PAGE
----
VOL. 126 | NO. 192 | Monday, October 3, 2011
EMPHASIS Architects & Engineers
Programs Work To Keep Talent In Memphis
By MICHAEL WADDELL
Students interested in obtaining a degree in chemical, civil, electrical, computer and mechanical engineering have several local options thanks to programs offered at Christian Brothers University, Rhodes College and the University of Memphis.
In addition to preparing the local workforce for high-paying jobs, the schools also work to keep that knowledge base here in Memphis.
CBU offers undergraduate engineering programs in chemical, civil, electrical and mechanical engineering. This semester there are approximately 240 students participating in the engineering programs, and the school boasts a low student-faculty ration of 12 to 1.
Dr. Eric B. Welch, dean of CBU’s School of Engineering, said he believes the university works hard to educate its students while also benefiting the local economy. CBU features an internship program in which roughly 80 percent of its students obtain some local industry experience by the time they graduate.
“We work during the students’ junior and senior years to place them with a variety of companies here in Memphis like Federal Express, Smith & Nephew and Cummings Diesel,” said Welch, who has been head of CBU’s School of Engineering for seven years. “Engineering is a highly mobile profession. The starting salary for engineers is basically twice what it is for those with a general liberal arts degree.”
He explained that enrollment has slowly increased for the past several years, although this year things have been a bit slower due to the struggling economy.
“The economy is tight, and that tends to make it harder for people to think about college in general,” Welch said. “Engineering nationwide is down dramatically from the mid-1980s. After the dot-com bust of 2000, computer and electrical science enrollment dropped considerably. But now those disciplines are on the way back up.”
CBU promotes its engineering program year-round with a variety of pre-college activities targeting high school and middle school students, including faculty speaker programs, workshops, laboratory tours, campus visits and high school engineering competitions. The next event will be a middle school workshop on Oct. 27 called “Kick Stick: Simple Electric Currents.”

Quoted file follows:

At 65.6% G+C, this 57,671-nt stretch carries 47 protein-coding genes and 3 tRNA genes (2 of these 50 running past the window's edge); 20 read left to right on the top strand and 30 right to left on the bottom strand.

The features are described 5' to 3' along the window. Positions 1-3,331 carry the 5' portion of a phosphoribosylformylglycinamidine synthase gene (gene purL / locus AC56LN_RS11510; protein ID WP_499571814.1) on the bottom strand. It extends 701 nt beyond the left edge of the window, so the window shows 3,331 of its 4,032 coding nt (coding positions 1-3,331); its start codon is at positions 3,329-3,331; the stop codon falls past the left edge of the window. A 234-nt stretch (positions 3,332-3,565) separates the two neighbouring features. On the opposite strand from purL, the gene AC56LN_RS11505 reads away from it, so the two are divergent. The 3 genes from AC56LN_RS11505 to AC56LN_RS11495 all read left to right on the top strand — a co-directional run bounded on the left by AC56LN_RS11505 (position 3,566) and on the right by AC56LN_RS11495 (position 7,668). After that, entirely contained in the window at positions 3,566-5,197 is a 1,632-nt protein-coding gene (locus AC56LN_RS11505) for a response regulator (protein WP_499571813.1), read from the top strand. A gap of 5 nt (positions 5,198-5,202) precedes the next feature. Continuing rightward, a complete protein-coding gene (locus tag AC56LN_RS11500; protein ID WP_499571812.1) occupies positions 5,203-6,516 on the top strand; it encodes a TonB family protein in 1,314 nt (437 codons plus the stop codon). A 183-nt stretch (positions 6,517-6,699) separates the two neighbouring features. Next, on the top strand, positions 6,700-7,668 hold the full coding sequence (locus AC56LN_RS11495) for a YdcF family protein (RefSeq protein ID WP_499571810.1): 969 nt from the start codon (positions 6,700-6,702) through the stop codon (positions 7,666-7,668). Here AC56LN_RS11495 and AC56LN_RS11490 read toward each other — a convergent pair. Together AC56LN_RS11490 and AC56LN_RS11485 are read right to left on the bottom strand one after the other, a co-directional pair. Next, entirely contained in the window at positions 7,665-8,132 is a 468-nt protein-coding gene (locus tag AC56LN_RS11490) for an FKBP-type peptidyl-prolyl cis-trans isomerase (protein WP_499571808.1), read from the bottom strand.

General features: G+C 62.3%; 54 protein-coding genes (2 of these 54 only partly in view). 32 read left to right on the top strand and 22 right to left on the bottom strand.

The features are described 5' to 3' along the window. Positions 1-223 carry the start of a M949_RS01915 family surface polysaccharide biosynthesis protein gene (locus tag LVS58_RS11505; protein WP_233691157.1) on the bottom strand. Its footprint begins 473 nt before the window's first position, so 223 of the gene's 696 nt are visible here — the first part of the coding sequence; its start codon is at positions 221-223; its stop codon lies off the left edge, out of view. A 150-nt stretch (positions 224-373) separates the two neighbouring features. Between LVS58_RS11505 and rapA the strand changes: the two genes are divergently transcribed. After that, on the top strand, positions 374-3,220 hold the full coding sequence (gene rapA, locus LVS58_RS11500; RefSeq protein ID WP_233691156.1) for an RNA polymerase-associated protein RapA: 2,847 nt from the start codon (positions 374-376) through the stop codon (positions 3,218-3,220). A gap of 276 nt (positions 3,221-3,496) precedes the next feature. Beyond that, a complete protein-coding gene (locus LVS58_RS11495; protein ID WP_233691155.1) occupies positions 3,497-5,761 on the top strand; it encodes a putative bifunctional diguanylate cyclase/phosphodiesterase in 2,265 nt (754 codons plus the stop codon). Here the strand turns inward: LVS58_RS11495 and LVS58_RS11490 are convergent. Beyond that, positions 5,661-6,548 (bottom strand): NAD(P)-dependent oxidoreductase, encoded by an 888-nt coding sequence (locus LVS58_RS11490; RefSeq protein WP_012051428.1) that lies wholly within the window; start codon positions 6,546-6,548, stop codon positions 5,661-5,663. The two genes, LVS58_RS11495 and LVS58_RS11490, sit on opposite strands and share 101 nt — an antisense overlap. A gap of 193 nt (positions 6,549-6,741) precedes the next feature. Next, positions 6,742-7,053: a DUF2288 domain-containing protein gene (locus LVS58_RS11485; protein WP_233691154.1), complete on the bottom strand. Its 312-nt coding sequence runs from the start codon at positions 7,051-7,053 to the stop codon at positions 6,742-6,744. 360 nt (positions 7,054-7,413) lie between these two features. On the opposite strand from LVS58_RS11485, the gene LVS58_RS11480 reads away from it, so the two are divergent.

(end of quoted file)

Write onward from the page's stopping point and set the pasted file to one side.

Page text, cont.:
Although Rhodes College does not have an engineering school of its own, it works in tandem with several local universities to offer a cross-town dual degree program that includes three to four years of study at Rhodes followed by two years in the other university’s engineering program.
“We offer a dual bachelor’s program with Washington University in St. Louis, a dual bachelor’s program with CBU, and a B.S./M.S. program in biomedical engineering with the joint graduate program in biomedical engineering at the University of Memphis and the University of Tennessee,” said Dr. Ann Viano, the J. Lester Crain Professor of Physics at Rhodes who oversees the dual degree program.
The Washington University program has been part of the school’s offerings since the early 1970s, and the other two programs came online within the last eight years.
“We do not recruit, but the fact that we do have these programs causes some students considering careers in engineering to also consider a liberal arts college like Rhodes,” Viano said. “Each student who expresses interest in the program receives personal advising and Washington University sends a representative from their program to visit once each year.”
The University of Memphis’ Herff College of Engineering was established in 1965 and currently offers approximately 20 undergraduate and graduate engineering degrees.
The university’s recruitment efforts are paying off, as the college’s undergraduate enrollment increased 10 percent this year to 908 students, up from 820 in 2010.
The graduate program enrollment for 2011 is 156 students, down slightly from 184 last year. Class sizes average 20 to 35 students.
“We do direct recruitment at College Night held at the Agricenter,” said Dr. Deborah Hochstein, associate dean for Academic Affairs and Administration at the University of Memphis.
“We also participate in college fair events and site visits to physics classes in local high schools.”
The U of M also has several outreach programs for middle and high school students related directly to engineering.
The university offers National Science Foundation grants that help all STEM students (Science Technology Engineering Mathematics) with tutoring and scholarships, as well as a TRiO program that targets STEM majors who are the first generation to attend college along with minorities and students with disabilities that require assistance like tutoring, scholarships, computer labs, books, mentors and more.
Strong co-op and internship programs have resulted in more than 200 local companies hiring U of M engineering students while they were completing studies. Many of those students are offered full-time employment upon graduation.